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Monday, October 27, 2014

New Website + Blog.

We have moved! Please visit us at our new home at www.misobakes.com

Tuesday, July 10, 2012

Stripes.

Aside from the trend, my favorite color combination this summer is navy blue and orange!

I usually am more active and post more pictures of my cakes on Facebook, but due to a special request, here it is! Please follow me on Facebook for more frequent updates! : )


Navy blue stripes with orange sugarpaste ranunculus.


Happy Summer!

Monday, February 20, 2012

Button Cake Version 2.



The most popular post and cake on my blog is the Cute as a Button cake I created a few years back. Well, I've always wanted to recreated it as it was one of my first cakes out of culinary school and my skills were quite limited back then.

Earlier this month, I had the perfect opportunity to recreate it for a friend's daughter who turned 1!



I stuck to the ombre trend and gave the cake ruffles for a more feminine and cute appeal.


To learn how to make the vintage doily, please visit my post on Half Baked.

I've been getting quite a lot of emails regarding the buttons. I don't use a mold (I don't really favor them in general as I think they limit one's creativity). I use any shaped cutter I want and punch the holes out with a piping tip! Here's a brief picture tutorial!




Extremely simple! 

Happy button making! : ) If you do recreate this cake, please tag me on Facebook! I'd love to take a look at your button cakes! 

Thursday, March 17, 2011

Guinness Chocolate Cake with Bailey's Irish Cream Buttercream.

I do not know why, but this year, I am really struggling to get used to the time change. I know, it's only an hour, but really, it is getting to a point where I do not even think I had jetlag this bad before! Silly me.

This morning, I woke up to the sound of my mom muttering something while standing in front of my closet. I had just fallen asleep a few hours before, so I did not even bother to ask what she was doing there. "Do you have anything green I can possibly borrow?" She asked from what seemed like far, far away as I was drifting back to sleep. Her voice sounded so tiny.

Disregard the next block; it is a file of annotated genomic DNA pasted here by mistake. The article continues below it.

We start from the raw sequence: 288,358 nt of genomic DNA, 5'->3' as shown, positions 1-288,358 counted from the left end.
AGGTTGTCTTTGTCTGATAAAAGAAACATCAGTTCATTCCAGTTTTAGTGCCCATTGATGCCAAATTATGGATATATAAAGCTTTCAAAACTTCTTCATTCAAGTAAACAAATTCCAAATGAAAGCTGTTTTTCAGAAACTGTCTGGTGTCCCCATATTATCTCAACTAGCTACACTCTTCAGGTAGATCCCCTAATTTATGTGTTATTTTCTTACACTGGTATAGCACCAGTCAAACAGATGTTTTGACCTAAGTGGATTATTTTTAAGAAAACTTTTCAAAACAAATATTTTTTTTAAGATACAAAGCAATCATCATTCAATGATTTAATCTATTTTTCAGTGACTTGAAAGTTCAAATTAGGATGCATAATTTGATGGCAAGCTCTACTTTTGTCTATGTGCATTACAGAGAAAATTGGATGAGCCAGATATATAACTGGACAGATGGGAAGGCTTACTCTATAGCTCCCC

She asked again, so I sat up in bed with my massive bed head and in a very irriated voice asked why she needed something green. "It's St. Patrick's Day! I don't want to get pinched!" I laughed and quickly jumped out of bed as I realized I did not have anything St. Patrick-y on my blog. I sat in front of my computer and looked for recipes and came across Nigella Lawson's Guinness Chocolate Cake recipe. Easy Peasy.

I quickly washed up and drove to the grocery store to buy a bottle of Guinness and a tub of sour cream. I must say that it is quite awkward bumping into a friend's mom at 9:30 in the morning with a bottle of alcohol in my arms. I found myself carefully turning the label around as I spoke to her, hoping she did not notice. Or if she did, hoping that she somehow magically knew I was going to bake a cake with it. Hopefully she made that connection. Just hopefully.

Anyways, an hour later, I had a cake baked and cooling, and icing made.

Instead of going forth with Nigella's cream cheese icing, I made Swiss Meringue Buttercream and spiked it with a bit Bailey's Irish Cream to continue on with the Irish theme.



Swiss Meringue Buttercream:
(This is half of a full recipe, as I only needed enough to cover the top of the cake. To make a full recipe, please double the ingredients.)

- 3 large egg whites
- 3/4 cup of granulated sugar
- 2 sticks (or 1/2 pound) of room temperature butter, cubed
- 4 capfuls of Bailey's
- 1 tablespoon coffee extract (optional)

1. In a stainless steel bowl, whisk egg whites and granulated sugar together.
2. Place the bowl over a pot of simmering water (make sure the bottom of the bowl does not touch the simmering water, or your eggs will cook!)
3. Continue whisking the egg mixture until it is warm to touch and no granules of sugar can be felt.
4. Transfer mixture to a standmixer, and using a whisk, whip at medium-high speed until soft peaks form.